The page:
6. Downsizing (2017)

The ultimate outlier of his filmography, Alexander Payne used his cachet after years of being celebrated by critics and awards bodies to step into the vast field of science fiction. Along with his venture into uncharted territory, Payne sought to combine his skill for humanist dramas with his eye for social satire to produce his most ambitious film to date, “Downsizing.” Critics and audiences were not enthralled by the director’s ambition. The film became a major critical and commercial flop. While the flagrant criticisms are valid, “Downsizing” is a misunderstood film with an uncharacteristic tone and vision that deserves a second look.

Payne’s sci-fi dramedy tells the story of Paul Safranek (Matt Damon), who chooses to partake in a scientific breakthrough where his body is shrunk to a microscope size to live a life of wealth and splendor in an experimental community. His wife, Audrey (Kristin Wiig), backs out at the last minute, leaving Paul alone to befriend a Vietnamese activist, Ngoc, (Hong Chau). The flow and narrative structure of the film is jarring, which may explain the dismissal it received from audiences.

The opening act is quintessential sci-fi world-building, complemented by a dramatic arc of a financially struggling married couple looking for an escape. Then, the story pivots to a fish-out-of-water story of Paul just trying to survive in this bizarre downsized world. The third act is unexpectedly minimalist, shifting into a traditional Payne film about kinship between two lost souls. While unconventionally paced, “Downsizing” has a mind of its own, and it refuses to conform to genres.

Reclaiming “Downsizing” as a flawless masterpiece is impossible, as the flaws are apparent. The third act, while ambitiously forgoing its sci-fi labyrinth environment, loses the social edge of its commentary that the story was founded upon. The chemistry between Damon and Chau is a breakthrough, and the character dynamics between them are intriguing in concept, but, in execution, the relationship is lackluster in energy. Furthermore, the treatment of Ngoc, a persecuted activist by the government, is dealt with in a patronized manner by Payne. The dazzling universe created by Payne is impressive for a non-genre filmmaker. Considering that he abandons his sci-fi elements, the world takes on a superficial purpose.

On the contrary, transforming the downsized world into one that mirrors reality is an argument that Paul cannot escape his issues of trust, no matter what universe he belongs to. In context to the woes of Ngoc, his traumas pale in comparison, which is a sobering act of reflection on Payne’s part. At the very least, it is hard to deny the inherent wonder and mystery of the opening section of “Downsizing.”


5. Nebraska (2013)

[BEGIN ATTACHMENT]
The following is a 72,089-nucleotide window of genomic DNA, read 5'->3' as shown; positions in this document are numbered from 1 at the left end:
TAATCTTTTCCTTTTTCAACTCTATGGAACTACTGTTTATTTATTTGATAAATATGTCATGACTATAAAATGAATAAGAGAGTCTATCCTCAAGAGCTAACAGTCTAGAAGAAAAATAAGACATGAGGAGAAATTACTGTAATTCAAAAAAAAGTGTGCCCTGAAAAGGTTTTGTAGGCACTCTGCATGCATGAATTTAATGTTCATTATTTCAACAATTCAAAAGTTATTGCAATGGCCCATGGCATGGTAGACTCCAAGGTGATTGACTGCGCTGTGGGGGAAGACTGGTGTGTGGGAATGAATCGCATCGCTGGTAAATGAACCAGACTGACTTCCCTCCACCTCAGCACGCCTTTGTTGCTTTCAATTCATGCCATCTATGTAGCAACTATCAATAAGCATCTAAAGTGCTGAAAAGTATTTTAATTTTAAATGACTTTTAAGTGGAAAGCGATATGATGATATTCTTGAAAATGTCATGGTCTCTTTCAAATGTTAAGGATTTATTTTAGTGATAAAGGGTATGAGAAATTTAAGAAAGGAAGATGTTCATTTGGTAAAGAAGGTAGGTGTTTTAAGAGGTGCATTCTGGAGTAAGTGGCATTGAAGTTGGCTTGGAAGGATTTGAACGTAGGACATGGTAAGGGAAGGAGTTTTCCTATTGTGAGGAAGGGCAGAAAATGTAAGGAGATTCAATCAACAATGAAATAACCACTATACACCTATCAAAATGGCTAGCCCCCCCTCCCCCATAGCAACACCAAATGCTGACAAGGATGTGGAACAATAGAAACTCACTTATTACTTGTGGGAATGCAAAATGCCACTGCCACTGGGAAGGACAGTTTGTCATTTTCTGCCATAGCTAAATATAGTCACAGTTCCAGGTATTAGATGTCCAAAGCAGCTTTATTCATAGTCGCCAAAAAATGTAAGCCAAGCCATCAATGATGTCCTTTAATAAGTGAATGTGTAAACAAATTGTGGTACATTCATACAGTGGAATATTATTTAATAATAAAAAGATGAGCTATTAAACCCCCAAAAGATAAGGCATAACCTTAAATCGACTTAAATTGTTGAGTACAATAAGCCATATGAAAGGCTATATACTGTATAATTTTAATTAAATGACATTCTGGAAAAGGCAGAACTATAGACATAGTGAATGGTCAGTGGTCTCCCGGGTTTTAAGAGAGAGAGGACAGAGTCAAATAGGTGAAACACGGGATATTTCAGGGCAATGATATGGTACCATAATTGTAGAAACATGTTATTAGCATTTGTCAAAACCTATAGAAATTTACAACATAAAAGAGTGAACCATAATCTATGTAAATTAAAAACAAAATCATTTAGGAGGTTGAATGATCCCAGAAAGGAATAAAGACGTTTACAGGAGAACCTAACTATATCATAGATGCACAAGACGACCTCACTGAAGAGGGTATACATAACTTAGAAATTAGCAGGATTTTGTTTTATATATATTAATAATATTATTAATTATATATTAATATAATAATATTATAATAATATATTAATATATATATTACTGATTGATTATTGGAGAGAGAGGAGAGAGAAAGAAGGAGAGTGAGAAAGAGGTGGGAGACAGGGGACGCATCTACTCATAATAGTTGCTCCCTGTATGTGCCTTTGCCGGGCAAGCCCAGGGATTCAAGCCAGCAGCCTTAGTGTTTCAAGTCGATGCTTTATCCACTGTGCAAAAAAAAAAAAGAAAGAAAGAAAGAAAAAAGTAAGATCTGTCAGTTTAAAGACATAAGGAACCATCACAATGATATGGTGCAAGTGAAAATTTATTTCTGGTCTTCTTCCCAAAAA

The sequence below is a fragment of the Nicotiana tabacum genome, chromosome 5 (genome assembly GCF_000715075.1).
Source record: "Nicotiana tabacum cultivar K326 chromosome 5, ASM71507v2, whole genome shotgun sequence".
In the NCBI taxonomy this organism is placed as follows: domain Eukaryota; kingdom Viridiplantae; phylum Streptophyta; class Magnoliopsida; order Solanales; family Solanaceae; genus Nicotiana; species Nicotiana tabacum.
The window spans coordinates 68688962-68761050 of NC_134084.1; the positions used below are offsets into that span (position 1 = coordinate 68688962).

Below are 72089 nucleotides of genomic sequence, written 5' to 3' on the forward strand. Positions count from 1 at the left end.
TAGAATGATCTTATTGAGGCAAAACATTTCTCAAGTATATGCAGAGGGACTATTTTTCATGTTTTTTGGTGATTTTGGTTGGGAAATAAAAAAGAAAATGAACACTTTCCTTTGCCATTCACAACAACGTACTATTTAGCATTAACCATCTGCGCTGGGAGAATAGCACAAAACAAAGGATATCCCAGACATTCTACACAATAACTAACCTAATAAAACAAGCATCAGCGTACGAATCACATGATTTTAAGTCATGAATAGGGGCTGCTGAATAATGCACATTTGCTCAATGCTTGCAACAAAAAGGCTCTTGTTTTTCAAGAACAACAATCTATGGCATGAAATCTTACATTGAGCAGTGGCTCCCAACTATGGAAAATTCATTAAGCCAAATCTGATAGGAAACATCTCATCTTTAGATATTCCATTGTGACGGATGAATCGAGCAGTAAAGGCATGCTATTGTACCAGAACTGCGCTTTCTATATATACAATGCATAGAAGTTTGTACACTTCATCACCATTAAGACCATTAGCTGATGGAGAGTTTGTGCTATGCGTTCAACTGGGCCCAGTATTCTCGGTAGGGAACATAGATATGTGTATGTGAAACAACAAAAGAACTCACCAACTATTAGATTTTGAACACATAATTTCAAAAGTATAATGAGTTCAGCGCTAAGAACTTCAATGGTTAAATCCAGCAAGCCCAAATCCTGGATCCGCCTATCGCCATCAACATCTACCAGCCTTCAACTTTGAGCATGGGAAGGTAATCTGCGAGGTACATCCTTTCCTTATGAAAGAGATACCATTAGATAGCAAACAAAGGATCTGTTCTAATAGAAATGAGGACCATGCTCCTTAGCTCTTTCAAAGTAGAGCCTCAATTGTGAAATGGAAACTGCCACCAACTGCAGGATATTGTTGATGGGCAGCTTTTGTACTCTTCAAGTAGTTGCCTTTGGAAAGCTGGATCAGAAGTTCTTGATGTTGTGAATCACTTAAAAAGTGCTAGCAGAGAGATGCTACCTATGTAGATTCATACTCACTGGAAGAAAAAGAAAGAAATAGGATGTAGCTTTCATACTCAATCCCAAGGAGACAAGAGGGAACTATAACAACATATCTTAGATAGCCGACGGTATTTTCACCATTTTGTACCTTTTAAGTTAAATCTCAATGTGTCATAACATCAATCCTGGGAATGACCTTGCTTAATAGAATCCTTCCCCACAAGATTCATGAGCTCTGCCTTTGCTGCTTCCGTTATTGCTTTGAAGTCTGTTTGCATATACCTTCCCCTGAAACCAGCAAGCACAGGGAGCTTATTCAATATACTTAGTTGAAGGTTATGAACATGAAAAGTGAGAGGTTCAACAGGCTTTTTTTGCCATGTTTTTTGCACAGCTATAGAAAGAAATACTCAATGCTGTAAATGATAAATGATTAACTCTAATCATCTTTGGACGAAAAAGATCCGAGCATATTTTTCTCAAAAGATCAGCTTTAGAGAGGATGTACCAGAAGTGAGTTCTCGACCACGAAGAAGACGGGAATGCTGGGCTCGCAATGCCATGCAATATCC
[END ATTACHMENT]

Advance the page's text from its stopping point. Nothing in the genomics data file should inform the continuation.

Nebraska (2013)

Nebraska, the state of origin for Alexander Payne, has been a fabric of Payne’s work in the past. His fondness for its milieu of working-class folk and the open vistas along the countryside served as the heart of his 2013 film, “Nebraska.” At perhaps the apex of his critical and awards acclaim, Payne continued to operate in familiar territory but directed the story of a road trip between a father and son with just enough pathos and inscrutable character motivations to make it stand out and express the director’s voice as an auteur.

“Nebraska” tracks an elderly, booze-addled father, Woody Grant (Bruce Dern), who embarks on a cross-country trip with his estranged son, David (Will Forte) to claim a million-dollar Mega Sweepstakes Marketing prize, and to settle some differences in his titular home state. Following the more saccharine turn in “The Descendants,” Payne reclaimed his acidic edge in his third film to be nominated for Best Picture.

The black-and-white photography appeals to this tonal decision. Beyond the defined visual aesthetic, the cinematography adds a discernable emotional resonance that suggests an aimlessness involving the complex relationship between Woody and David. Not only are the two entering an unknown void in this journey, they are venturing into a world that is lost to the past. Woody’s return to his hometown to settle lost scores is both an act of desperation and a cleansing of the soul. Payne relishes in the uncertainty in “Nebraska,” as the film presents some of the director’s finest practices of ambiguity. For the viewer, the alluring charm between Woody and David, gorgeous photography, and intimate character studies take them along for the ride regardless of the unclear motivations.

Payne’s unique tone, one that perfectly infuses expressive comedy with a downbeat meditation on purpose and aging, is exquisitely realized in “Nebraska.” There is a dual complex to his equal parts admiration and ridicule of the extended Grant family. Despite the film being penned by someone else, Bob Nelson, “Nebraska” is pure Payne, even if it radiates as a reductive work in instances.

More so than any of his other films, his 2013 film closely examines how men of differing generations and attitudes can relate to each other through their past failures and regrets. David can see himself morphing into Woody, the absentee father who could never bond with his son, but by enabling his father’s indulgent fantasy of winning a phony promotional giveaway, he slowly discovers that life can still contain a vigorous spirit in one’s later years. “Nebraska” is a fitting inflection point in Payne’s career. His cynicism has waned–sensing some merit in the idea of redemption. However, one can only grow through matters of cumbersome self-reflection.